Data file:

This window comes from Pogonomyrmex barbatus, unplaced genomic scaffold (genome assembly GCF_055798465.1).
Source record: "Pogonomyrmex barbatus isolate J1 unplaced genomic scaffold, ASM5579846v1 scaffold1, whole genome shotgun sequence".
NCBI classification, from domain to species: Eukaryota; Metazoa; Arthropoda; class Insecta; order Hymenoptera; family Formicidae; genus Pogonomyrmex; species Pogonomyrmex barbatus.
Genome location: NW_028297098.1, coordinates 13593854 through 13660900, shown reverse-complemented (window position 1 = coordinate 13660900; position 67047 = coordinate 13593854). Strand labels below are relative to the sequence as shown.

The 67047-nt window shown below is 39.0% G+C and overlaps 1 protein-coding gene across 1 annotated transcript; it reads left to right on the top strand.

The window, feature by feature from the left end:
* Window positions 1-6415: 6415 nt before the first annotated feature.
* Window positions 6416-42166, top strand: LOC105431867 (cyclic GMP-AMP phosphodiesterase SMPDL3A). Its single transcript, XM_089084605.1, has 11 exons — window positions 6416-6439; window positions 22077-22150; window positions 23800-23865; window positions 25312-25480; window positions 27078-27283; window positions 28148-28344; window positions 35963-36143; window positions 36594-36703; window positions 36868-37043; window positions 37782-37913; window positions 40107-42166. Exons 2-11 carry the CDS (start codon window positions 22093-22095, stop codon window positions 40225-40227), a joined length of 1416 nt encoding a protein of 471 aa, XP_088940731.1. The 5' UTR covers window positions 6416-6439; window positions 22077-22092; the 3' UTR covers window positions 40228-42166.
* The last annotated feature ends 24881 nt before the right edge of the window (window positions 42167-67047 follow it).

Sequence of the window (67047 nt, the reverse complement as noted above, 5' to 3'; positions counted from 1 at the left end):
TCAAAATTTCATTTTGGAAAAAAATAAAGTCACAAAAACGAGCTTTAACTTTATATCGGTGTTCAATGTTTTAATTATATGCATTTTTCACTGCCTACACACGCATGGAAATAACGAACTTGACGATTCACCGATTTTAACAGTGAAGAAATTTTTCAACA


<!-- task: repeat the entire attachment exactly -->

This window comes from Pogonomyrmex barbatus, unplaced genomic scaffold (genome assembly GCF_055798465.1).
Source record: "Pogonomyrmex barbatus isolate J1 unplaced genomic scaffold, ASM5579846v1 scaffold1, whole genome shotgun sequence".
NCBI classification, from domain to species: Eukaryota; Metazoa; Arthropoda; class Insecta; order Hymenoptera; family Formicidae; genus Pogonomyrmex; species Pogonomyrmex barbatus.
Genome location: NW_028297098.1, coordinates 13593854 through 13660900, shown reverse-complemented (window position 1 = coordinate 13660900; position 67047 = coordinate 13593854). Strand labels below are relative to the sequence as shown.

The 67047-nt window shown below is 39.0% G+C and overlaps 1 protein-coding gene across 1 annotated transcript; it reads left to right on the top strand.

The window, feature by feature from the left end:
* Window positions 1-6415: 6415 nt before the first annotated feature.
* Window positions 6416-42166, top strand: LOC105431867 (cyclic GMP-AMP phosphodiesterase SMPDL3A). Its single transcript, XM_089084605.1, has 11 exons — window positions 6416-6439; window positions 22077-22150; window positions 23800-23865; window positions 25312-25480; window positions 27078-27283; window positions 28148-28344; window positions 35963-36143; window positions 36594-36703; window positions 36868-37043; window positions 37782-37913; window positions 40107-42166. Exons 2-11 carry the CDS (start codon window positions 22093-22095, stop codon window positions 40225-40227), a joined length of 1416 nt encoding a protein of 471 aa, XP_088940731.1. The 5' UTR covers window positions 6416-6439; window positions 22077-22092; the 3' UTR covers window positions 40228-42166.
* The last annotated feature ends 24881 nt before the right edge of the window (window positions 42167-67047 follow it).

Sequence of the window (67047 nt, the reverse complement as noted above, 5' to 3'; positions counted from 1 at the left end):
TCAAAATTTCATTTTGGAAAAAAATAAAGTCACAAAAACGAGCTTTAACTTTATATCGGTGTTCAATGTTTTAATTATATGCATTTTTCACTGCCTACACACGCATGGAAATAACGAACTTGACGATTCACCGATTTTAACAGTGAAGAAATTTTTCAACA